Document Type

Theses, Ph.D


Available under a Creative Commons Attribution Non-Commercial Share Alike 4.0 International Licence


5.3 EDUCATIONAL SCIENCES, Sociology, Family studies

Publication Details

Technological University Dublin, July 2016.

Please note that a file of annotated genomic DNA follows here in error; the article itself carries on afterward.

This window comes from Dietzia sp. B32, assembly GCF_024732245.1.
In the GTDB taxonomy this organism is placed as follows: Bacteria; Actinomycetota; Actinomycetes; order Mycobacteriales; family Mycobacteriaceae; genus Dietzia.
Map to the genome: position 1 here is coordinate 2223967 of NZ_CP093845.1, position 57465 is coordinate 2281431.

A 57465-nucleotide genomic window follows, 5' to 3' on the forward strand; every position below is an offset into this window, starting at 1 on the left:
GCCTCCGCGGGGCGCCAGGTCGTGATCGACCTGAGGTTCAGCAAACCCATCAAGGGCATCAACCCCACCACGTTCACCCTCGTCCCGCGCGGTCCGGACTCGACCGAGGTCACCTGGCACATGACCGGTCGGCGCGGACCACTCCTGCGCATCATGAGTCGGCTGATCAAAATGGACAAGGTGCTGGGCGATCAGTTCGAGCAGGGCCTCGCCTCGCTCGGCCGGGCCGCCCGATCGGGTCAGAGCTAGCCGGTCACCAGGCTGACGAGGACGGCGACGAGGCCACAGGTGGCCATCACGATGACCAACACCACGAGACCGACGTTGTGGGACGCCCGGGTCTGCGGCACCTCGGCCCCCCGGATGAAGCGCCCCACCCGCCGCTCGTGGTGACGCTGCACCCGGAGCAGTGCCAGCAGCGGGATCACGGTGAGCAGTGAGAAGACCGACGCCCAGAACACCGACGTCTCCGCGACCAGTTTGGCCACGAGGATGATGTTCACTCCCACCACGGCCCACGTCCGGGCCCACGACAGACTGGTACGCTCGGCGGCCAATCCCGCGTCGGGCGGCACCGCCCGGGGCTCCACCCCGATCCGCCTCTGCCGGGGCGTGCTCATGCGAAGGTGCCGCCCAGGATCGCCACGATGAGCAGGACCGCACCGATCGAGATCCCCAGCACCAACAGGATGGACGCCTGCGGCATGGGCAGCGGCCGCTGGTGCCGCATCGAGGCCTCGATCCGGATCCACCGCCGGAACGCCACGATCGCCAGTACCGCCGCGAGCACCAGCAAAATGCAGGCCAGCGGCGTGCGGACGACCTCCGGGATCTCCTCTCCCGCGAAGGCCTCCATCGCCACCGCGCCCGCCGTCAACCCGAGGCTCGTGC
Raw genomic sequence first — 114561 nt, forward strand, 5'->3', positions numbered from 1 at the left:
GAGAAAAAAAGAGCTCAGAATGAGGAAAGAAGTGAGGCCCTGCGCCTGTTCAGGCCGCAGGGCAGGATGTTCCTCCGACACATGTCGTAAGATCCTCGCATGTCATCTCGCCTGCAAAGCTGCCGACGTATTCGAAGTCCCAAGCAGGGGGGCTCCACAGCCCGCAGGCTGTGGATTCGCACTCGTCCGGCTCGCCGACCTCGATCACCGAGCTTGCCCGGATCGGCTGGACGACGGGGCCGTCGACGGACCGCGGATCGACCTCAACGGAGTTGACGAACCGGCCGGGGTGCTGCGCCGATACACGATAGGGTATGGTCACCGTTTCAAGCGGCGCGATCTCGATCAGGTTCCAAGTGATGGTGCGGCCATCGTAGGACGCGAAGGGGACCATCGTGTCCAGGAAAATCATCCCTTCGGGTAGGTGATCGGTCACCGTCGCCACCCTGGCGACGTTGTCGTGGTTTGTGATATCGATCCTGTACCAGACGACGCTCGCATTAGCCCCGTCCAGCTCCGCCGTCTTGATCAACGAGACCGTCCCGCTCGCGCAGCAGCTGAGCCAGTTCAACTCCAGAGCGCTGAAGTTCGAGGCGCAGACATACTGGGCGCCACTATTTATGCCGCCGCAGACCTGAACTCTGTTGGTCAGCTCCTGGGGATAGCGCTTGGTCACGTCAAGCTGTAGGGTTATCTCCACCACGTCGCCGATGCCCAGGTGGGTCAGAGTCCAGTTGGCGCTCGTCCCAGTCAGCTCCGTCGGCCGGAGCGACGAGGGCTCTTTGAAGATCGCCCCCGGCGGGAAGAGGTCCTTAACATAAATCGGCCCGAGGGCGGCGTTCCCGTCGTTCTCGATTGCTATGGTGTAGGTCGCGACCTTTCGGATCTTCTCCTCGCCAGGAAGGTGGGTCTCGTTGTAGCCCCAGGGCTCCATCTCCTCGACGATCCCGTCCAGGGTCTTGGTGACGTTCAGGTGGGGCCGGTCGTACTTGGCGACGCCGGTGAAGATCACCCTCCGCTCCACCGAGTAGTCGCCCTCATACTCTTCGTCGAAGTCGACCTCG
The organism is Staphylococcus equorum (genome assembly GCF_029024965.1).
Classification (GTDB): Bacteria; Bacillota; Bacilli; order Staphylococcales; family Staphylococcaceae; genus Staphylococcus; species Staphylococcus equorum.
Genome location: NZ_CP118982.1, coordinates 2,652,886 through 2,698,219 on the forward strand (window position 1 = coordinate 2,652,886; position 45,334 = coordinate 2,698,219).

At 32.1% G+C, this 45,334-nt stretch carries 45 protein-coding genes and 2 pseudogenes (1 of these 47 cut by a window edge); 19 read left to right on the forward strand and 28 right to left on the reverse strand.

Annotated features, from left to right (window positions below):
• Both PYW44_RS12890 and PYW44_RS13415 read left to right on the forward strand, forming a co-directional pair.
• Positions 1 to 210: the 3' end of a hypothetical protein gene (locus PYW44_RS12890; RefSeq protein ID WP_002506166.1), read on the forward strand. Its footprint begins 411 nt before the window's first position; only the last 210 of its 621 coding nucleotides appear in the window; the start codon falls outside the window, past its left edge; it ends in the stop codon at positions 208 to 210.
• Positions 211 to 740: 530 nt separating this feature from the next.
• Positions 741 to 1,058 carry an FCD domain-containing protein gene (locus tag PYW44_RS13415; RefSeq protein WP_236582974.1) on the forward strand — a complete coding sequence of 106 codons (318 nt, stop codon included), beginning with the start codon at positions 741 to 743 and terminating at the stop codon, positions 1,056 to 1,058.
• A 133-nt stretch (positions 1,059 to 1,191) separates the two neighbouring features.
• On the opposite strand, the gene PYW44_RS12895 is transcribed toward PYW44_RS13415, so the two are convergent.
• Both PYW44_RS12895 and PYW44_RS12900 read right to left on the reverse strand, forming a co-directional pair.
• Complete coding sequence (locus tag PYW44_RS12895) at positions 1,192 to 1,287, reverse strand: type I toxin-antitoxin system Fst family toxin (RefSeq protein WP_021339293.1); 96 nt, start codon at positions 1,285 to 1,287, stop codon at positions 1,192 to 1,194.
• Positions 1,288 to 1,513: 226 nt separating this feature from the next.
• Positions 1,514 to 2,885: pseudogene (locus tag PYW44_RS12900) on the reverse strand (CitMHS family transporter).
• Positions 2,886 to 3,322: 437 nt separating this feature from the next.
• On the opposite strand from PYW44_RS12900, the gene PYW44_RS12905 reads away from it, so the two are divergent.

This thesis considered the bio-ecological model as a research frame with which to develop policies and practice that are important for the academic development of children and young people, in Ireland. The research aimed to build on the IEA Preprimary Project by investigating the relative impact of children’s experiences at age four on their development (cognitive, social, academic, physical and language) at ages seven and sixteen, by using the data collected for the two Irish publications of the Preprimary Project and supplementing it with data collected on the academic outcomes of the original sample at age sixteen. The research questions were; What are the home, environmental and/or individual variables (at Ages 4, 7 and 16) that predict academic outcomes at Ages 7 and 16 and; How do these predictors relate to academic outcomes at Age 16? The results indicated that the adults (parents and educators) in the lives of four year olds determine their long-term outcomes. Whole group teaching and adult-centred teaching rather than child-centred teaching in the Age 4 ECEC and primary settings negatively related to children’s outcomes in the short and longer term. Maternal education was a strong positive predictor of Age 16 outcomes across most subjects. This provides support for the notion of maternal education as an intervention in, and of, itself. Better Age 16 attitude to school and being a boy predicted better Maths and Science outcomes, which underlines the importance of engaging all young people, particularly for the more traditionally “difficult” subjects. Involvement in extra-curricular activities is also supportive for many academic outcomes, which emphasizes the importance of a school/life balance for young people. Where direct relationships were absent in the current study, chains of prediction led through the developmental trajectory that coincided with participation in the early, primary and secondary education systems. Findings suggest that tackling aspects of the family environment, early childhood-, primary- or secondary- education experience will lead to better academic outcomes in the short-term for children and young people but only for the aspect that is explicitly targeted. In order to ensure more meaningful, lasting and effective academic benefits, the learning from the research is that theory and practice at the micro- and meso-level should be coupled with or extended upon by the development of effective wraparound mechanisms at the macro policy level. This research thesis confirms the need for many of the policy changes that have been introduced since 1994 in the early years, primary and secondary education sectors. However, the similarity in its findings and the findings of more recent research confirms that policy change alone is not sufficient to affect a change in practice. This thesis argues that children, families and education settings should be supported by the development, integration and implementation of theory with rights-based policy and practice in order to ensure that children succeed in the Ireland of the today, while also ensuring that they are well equipped to succeed on a lifelong journey of learning and discovery.


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